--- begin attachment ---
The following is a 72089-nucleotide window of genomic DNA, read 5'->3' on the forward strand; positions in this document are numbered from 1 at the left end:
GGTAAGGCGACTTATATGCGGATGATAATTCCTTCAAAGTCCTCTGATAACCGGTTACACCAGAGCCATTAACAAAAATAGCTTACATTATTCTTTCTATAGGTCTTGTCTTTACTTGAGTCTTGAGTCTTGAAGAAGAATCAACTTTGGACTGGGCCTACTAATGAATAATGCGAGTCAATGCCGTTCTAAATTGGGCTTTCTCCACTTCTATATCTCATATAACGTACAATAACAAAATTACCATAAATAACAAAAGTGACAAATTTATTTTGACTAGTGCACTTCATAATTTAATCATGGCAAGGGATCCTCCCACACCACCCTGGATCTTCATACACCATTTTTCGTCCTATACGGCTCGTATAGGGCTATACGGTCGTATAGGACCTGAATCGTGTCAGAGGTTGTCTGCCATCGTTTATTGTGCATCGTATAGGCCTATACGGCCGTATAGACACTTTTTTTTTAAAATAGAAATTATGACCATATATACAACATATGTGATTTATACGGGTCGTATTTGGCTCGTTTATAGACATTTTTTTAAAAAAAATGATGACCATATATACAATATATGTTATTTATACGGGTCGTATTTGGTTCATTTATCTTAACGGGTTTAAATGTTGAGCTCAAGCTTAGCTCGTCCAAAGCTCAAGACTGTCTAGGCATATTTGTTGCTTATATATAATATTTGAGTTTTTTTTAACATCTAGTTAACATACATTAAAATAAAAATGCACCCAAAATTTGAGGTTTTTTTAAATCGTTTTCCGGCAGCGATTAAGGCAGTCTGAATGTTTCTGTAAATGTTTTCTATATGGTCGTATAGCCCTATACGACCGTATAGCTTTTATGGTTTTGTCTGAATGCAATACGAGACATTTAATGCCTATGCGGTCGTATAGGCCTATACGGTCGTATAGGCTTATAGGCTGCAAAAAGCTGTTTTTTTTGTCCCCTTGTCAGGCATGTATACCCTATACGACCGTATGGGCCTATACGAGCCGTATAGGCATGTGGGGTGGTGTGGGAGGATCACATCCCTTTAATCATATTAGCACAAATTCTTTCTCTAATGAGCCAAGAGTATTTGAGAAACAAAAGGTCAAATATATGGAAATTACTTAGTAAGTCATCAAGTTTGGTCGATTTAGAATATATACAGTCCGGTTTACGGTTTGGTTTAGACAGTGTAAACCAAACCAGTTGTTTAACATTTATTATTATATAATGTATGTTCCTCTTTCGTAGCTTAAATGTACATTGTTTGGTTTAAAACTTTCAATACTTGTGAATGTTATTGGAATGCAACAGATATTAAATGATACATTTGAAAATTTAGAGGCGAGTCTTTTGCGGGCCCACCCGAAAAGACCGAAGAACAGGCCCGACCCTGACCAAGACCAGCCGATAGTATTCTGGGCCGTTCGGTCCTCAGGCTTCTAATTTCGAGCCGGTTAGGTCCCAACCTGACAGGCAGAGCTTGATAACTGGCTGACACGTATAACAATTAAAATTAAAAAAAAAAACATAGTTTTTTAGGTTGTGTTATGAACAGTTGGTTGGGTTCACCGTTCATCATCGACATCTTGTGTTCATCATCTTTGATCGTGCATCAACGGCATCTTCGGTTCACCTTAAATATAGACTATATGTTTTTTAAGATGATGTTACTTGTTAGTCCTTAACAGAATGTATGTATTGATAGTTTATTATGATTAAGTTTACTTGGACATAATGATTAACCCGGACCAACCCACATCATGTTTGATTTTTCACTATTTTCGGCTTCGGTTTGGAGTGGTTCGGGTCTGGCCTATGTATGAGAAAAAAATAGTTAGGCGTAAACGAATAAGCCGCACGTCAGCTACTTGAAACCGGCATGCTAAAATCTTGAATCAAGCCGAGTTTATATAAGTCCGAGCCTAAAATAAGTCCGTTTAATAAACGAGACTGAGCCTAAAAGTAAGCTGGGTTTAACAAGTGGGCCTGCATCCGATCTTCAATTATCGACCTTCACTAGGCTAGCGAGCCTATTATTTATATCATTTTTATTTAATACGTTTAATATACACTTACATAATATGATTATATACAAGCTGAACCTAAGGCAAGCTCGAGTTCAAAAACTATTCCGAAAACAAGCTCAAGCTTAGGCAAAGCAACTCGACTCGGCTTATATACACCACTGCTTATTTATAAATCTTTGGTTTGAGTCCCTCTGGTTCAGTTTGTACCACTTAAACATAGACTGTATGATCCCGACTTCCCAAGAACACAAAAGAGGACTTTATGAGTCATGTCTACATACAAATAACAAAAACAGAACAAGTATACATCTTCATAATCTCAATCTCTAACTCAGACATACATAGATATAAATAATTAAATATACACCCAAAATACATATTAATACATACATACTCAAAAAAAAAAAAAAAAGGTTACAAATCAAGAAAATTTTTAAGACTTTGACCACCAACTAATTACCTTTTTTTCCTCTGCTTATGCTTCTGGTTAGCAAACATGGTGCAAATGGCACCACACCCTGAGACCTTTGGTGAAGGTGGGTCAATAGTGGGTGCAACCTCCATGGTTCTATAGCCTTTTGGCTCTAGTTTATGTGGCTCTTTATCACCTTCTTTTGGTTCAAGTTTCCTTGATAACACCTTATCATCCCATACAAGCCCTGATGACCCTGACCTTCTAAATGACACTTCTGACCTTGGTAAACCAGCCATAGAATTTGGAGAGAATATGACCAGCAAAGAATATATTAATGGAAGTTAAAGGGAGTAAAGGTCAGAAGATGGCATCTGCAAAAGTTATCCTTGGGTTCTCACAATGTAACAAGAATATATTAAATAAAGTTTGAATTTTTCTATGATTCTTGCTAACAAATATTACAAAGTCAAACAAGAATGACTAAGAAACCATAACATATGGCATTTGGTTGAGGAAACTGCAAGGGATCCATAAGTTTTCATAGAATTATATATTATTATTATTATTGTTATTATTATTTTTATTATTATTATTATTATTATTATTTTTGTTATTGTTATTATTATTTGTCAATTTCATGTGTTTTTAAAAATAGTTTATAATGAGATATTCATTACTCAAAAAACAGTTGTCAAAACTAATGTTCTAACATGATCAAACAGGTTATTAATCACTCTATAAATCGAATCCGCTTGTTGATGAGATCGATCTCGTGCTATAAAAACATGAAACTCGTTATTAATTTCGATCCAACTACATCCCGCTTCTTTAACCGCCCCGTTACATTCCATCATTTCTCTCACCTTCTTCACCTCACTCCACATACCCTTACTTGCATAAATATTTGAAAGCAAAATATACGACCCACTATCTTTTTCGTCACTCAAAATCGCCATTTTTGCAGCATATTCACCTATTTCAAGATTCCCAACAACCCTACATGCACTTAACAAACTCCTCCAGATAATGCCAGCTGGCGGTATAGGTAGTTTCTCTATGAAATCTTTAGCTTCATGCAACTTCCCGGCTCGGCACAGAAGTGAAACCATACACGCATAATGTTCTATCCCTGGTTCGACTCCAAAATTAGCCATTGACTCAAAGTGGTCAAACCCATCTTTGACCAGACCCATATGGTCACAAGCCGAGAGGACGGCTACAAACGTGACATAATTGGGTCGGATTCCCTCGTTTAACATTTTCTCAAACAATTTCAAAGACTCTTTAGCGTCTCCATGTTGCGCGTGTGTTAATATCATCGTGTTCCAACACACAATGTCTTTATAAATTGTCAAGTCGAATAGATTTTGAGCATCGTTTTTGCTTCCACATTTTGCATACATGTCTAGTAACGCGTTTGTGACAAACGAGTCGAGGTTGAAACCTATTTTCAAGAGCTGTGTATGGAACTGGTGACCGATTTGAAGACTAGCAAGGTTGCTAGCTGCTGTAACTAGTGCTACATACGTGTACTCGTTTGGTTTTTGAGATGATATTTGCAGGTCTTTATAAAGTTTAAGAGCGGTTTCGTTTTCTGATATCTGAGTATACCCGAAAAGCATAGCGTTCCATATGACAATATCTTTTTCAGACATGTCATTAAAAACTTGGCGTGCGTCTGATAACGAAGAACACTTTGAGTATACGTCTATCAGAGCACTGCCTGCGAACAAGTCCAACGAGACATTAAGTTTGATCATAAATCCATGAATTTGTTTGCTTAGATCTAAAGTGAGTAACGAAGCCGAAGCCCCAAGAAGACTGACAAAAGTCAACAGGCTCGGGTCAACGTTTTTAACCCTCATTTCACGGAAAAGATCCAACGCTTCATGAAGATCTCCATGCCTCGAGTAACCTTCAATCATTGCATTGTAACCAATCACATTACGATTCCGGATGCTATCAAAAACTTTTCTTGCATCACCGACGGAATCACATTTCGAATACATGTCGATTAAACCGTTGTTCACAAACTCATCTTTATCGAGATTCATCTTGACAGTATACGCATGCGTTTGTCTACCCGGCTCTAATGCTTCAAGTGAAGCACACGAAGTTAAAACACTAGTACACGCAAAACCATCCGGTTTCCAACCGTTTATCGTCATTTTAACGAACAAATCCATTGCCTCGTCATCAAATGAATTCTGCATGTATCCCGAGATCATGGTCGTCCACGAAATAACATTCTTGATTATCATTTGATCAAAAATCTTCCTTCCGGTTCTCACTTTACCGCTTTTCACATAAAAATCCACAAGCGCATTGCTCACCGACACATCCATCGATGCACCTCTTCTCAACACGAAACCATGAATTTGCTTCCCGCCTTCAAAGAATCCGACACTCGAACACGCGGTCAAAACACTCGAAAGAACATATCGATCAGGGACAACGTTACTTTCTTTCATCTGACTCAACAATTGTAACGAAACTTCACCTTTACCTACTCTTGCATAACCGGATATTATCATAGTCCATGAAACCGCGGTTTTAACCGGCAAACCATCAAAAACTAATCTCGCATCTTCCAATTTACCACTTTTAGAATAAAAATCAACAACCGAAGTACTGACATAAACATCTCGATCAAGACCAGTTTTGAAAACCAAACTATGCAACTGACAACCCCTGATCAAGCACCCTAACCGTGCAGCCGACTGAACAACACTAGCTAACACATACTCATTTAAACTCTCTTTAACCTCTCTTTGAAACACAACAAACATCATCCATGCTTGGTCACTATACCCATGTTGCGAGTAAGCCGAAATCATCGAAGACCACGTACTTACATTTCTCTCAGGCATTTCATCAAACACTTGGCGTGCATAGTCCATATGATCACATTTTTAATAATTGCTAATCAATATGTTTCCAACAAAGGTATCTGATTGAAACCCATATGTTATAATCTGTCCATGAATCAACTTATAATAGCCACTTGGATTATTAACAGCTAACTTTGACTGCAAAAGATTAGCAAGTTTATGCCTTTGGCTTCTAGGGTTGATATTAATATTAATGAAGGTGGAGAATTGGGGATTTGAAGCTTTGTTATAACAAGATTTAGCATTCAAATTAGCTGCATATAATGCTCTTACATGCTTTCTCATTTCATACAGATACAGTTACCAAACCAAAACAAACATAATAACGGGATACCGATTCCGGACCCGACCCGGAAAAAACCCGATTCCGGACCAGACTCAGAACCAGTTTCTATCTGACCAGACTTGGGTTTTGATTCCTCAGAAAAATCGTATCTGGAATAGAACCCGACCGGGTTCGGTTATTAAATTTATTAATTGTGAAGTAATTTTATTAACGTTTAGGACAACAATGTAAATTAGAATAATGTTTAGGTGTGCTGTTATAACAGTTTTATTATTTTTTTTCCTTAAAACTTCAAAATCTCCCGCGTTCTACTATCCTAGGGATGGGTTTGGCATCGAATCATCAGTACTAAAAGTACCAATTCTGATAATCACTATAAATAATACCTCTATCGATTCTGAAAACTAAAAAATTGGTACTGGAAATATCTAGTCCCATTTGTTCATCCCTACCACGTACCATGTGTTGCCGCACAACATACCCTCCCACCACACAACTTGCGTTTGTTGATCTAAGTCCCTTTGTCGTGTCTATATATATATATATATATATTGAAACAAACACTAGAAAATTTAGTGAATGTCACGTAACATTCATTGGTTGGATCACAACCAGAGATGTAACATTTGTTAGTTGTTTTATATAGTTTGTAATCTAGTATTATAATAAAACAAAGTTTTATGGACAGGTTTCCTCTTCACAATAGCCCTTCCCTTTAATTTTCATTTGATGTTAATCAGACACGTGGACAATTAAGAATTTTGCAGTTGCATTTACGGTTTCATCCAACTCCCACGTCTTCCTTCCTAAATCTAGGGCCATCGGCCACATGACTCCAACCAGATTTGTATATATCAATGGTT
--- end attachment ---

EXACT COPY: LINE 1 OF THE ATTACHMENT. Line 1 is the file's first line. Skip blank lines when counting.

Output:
The following is a 72089-nucleotide window of genomic DNA, read 5'->3' on the forward strand; positions in this document are numbered from 1 at the left end: